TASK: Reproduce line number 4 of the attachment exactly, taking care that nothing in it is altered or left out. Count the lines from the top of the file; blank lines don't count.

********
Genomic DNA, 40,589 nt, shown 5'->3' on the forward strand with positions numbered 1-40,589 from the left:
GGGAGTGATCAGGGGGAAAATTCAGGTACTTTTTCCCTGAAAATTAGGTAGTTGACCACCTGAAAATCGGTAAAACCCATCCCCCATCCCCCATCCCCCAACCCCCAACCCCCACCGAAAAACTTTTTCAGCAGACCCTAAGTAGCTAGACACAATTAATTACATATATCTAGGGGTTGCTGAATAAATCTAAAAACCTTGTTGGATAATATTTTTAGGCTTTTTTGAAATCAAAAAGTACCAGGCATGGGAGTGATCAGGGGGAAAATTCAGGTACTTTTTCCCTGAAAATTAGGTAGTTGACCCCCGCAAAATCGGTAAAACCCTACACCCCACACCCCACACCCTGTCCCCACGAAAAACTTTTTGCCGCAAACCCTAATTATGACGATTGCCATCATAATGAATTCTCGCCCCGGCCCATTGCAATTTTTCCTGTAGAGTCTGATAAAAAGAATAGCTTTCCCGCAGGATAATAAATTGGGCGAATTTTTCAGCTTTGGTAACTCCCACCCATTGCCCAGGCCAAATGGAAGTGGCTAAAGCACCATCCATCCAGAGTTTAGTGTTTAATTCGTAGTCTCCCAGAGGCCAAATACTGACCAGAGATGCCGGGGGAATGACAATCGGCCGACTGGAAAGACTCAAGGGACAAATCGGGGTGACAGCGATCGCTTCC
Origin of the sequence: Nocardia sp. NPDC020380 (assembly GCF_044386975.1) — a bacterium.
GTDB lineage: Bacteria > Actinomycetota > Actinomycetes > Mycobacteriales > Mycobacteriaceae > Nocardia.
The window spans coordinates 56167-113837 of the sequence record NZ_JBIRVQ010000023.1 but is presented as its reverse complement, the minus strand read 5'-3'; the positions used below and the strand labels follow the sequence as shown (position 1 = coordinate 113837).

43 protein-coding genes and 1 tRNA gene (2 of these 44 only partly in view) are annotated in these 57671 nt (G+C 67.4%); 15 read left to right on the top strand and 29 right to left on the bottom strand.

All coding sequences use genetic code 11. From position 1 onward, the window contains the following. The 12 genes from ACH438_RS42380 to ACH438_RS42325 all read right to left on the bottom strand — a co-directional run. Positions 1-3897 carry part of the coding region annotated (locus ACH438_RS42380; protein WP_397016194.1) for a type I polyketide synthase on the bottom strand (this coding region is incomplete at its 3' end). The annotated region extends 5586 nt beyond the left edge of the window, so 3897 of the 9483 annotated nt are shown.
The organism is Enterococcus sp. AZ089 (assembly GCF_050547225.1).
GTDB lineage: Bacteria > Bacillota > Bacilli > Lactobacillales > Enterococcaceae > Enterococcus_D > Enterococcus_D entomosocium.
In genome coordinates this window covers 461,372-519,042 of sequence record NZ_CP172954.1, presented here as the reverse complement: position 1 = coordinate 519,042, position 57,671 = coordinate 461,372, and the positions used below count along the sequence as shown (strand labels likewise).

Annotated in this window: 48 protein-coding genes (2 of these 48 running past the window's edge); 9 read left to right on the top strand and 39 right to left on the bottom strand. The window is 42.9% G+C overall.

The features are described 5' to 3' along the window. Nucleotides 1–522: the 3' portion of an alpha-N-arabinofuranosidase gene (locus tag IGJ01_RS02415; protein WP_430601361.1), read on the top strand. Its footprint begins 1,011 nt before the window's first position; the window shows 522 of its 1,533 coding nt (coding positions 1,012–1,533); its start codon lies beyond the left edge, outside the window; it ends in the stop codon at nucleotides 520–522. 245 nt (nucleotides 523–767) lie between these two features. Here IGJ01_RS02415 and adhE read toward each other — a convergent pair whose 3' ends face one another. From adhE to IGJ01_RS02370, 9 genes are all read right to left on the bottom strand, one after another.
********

GTDB lineage: Bacteria > Actinomycetota > Actinomycetes > Mycobacteriales > Mycobacteriaceae > Nocardia.